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  1. 1. Hypertension in the Elderly: Taking up the Slack Amrit Singh, MD Department of Family Medicine University of North Carolina June 25, 2003
  2. 2. Objectives <ul><li>Understand impact of disease </li></ul><ul><li>Know goals of treatment </li></ul><ul><li>Understand elements of care </li></ul><ul><li>Be familiar with JNC 7 guidelines </li></ul>
  3. 3. The Seventh Report of the Joint National Committee on Prevention, Detection, Evaluation, and Treatment of High Blood Pressure (JNC 7) National Heart, Lung, and Blood Institute National High Blood Pressure Education Program U.S. Department of Health and Human Services National Institutes of Health National Heart, Lung, and Blood Institute
  4. 4. Growth of Geriatric Population
  5. 6. Demographic Changes
  6. 7. Prevalence of Hypertension
  7. 8. Blood Pressure Regulation
  8. 9. <ul><li>Age 55 and not hypertensive? </li></ul><ul><ul><li>90% lifetime risk of hypertension </li></ul></ul><ul><ul><li>NHLBI, 2003 </li></ul></ul>JNC 7
  9. 11. HTN: Undetected vs. Detected
  10. 12. Case <ul><li>JL </li></ul><ul><ul><li>74 yo AAF </li></ul></ul><ul><ul><li>“ no problems … no doctors” </li></ul></ul><ul><ul><li>bothered by uterine prolapse </li></ul></ul><ul><ul><li>BP = 145/80 </li></ul></ul><ul><ul><li>Is this a problem? </li></ul></ul>
  11. 13. Hypertension <ul><li>Associated Conditions </li></ul><ul><ul><li>MI </li></ul></ul><ul><ul><li>CVA </li></ul></ul><ul><ul><li>PVD </li></ul></ul><ul><ul><li>CHF </li></ul></ul><ul><ul><li>Renal failure </li></ul></ul>
  12. 14. HTN & Cardiovascular Disease Risks <ul><li>Relationship of BP to CVD risk: </li></ul><ul><ul><li>continuous, consistent, independent of other risks </li></ul></ul><ul><ul><li>115/75: </li></ul></ul><ul><ul><ul><li>Each 20/10 mmHg rise doubles risk of CVD </li></ul></ul></ul><ul><li>Adapted from JNC 7 guidelines, NHLBI website, 2003 </li></ul>
  13. 15. Blood Pressure Classification <80 and <120 Normal 80–89 or 120–139 Prehypertension 90–99 or 140–159 Stage 1 Hypertension > 100 or > 160 Stage 2 Hypertension DBP mmHg SBP mmHg BP Classification
  14. 16. <ul><li>Age 50+ </li></ul><ul><ul><li>SBP more important than DBP as CVD risk factor. </li></ul></ul><ul><ul><li>NHLBI, 2003 </li></ul></ul>JNC 7: New Messages
  15. 17. Benefits of Lowering BP Average Percent Reduction Stroke incidence 35–40% Myocardial infarction 20–25% Heart failure 50%
  16. 18. “ Systolic Hypertension in the Elderly”: Results of Treatment Morse, M. Hypertension Treatment and the Prevention of Coronary Heart Disease in the Elderly. AFP ; March 1, 1999.
  17. 19. Benefits of Lowering BP In stage 1 HTN + other CVD risk factors: NNT for preventing 1 death = 11 (sustained 12 mmHg decline in SBP over 10 years)
  18. 20. Dementia <ul><li>Cognitive impairment more common w/ HTN </li></ul><ul><ul><ul><ul><ul><li>Reduced progression of occurs with effective antihypertensive therapy. </li></ul></ul></ul></ul></ul>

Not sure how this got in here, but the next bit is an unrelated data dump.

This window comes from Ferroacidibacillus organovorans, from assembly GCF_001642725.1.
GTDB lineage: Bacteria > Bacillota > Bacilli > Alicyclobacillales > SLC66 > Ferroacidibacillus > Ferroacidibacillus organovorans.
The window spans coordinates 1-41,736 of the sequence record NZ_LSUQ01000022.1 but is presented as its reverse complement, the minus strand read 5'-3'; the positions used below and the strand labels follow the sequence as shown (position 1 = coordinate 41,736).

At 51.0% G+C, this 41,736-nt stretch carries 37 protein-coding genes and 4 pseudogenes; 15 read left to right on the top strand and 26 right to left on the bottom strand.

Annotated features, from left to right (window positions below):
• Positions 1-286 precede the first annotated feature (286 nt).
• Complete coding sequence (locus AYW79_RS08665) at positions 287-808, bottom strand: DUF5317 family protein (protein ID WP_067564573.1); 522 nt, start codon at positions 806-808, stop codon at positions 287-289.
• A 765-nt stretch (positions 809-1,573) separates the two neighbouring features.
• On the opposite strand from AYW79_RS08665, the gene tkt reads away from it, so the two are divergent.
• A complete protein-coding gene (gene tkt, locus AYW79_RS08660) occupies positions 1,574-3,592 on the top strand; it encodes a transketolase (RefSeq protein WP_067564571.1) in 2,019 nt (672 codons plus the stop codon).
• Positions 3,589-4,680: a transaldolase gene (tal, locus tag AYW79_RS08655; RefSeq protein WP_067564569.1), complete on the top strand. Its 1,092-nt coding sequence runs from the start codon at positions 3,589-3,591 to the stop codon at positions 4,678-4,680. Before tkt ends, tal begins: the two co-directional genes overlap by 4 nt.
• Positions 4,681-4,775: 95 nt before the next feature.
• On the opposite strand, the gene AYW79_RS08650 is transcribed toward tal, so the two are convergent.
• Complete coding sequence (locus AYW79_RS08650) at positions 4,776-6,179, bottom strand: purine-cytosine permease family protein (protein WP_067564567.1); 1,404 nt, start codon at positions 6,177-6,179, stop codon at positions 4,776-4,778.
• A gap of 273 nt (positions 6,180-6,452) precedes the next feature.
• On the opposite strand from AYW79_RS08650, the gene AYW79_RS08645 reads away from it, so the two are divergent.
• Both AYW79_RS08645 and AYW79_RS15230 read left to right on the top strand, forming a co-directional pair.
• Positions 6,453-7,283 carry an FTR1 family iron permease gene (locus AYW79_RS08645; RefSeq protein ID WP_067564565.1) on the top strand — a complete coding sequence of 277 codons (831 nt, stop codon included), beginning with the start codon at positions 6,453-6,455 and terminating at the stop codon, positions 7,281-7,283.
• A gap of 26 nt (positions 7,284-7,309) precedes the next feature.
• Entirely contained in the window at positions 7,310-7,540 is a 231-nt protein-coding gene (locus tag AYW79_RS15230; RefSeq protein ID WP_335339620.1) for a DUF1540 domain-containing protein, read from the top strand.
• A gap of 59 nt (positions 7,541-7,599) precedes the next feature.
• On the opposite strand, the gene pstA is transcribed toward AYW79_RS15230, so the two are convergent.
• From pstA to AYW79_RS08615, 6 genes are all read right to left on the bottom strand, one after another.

19. 21. Accurately Measuring BP <ul><li>·Cuff size </li></ul><ul><li>·Correct inflation </li></ul><ul><li>·Appropriate interval </li></ul><ul><li>·Several readings </li></ul>
  20. 22. Case <ul><li>JL </li></ul><ul><ul><li>74 yo AAF </li></ul></ul><ul><ul><li>“ no problems … no doctors” </li></ul></ul><ul><ul><li>BP = 145/80 </li></ul></ul><ul><ul><li>__________________________ </li></ul></ul><ul><ul><li>Recheck= 140/70 </li></ul></ul><ul><ul><li>Next steps? </li></ul></ul>
  21. 24. Secondary Hypertension <ul><li>Sleep apnea </li></ul><ul><li>Drug-induced </li></ul><ul><li>Chronic kidney disease </li></ul><ul><li>Primary aldosteronism </li></ul><ul><li>Renovascular disease </li></ul><ul><li>Chronic steroid therapy or Cushing’s syndrome </li></ul><ul><li>Pheochromocytoma </li></ul><ul><li>Coarctation of the aorta </li></ul><ul><li>Thyroid or parathyroid disease </li></ul>
  22. 25. CVD Risk Factors Hypertension* Obesity* (BMI > 30 kg/m 2 ) Cigarette smoking Physical inactivity Dyslipidemia* Diabetes mellitus* Microalbuminuria or estimated GFR <60 ml/min Age ( 55+ for men, 65+ for women) Family history of premature CVD (men < 55 or women < 65) *Components of the metabolic syndrome.
  23. 26. Target Organ Damage <ul><li>Heart </li></ul><ul><ul><li>LVH </li></ul></ul><ul><ul><li>Angina or prior MI </li></ul></ul><ul><ul><li>Prior coronary revascularization </li></ul></ul><ul><ul><li>CHF </li></ul></ul><ul><li>Cerebrovascular disease (CVA/TIA) </li></ul><ul><li>Renal disease </li></ul><ul><li>Peripheral arterial disease </li></ul><ul><li>Retinopathy </li></ul>
  24. 27. Left Ventricular Hypertrophy <ul><li>LVH = independent risk factor for CVD. </li></ul><ul><li>Regression of LVH occurs with aggressive BP management: </li></ul><ul><ul><ul><li>weight loss, sodium restriction, and treatment with all classes of drugs except the direct vasodilators hydralazine and minoxidil. </li></ul></ul></ul>
  25. 28. Laboratory Tests <ul><li>Always </li></ul><ul><ul><li>EKG </li></ul></ul><ul><ul><li>UA </li></ul></ul><ul><ul><li>Chem 7 </li></ul></ul><ul><ul><li>Fasting lipid panel </li></ul></ul><ul><ul><li>Ca, Hct, TSH* </li></ul></ul><ul><li>Optional tests </li></ul><ul><ul><li>Microalbumin </li></ul></ul>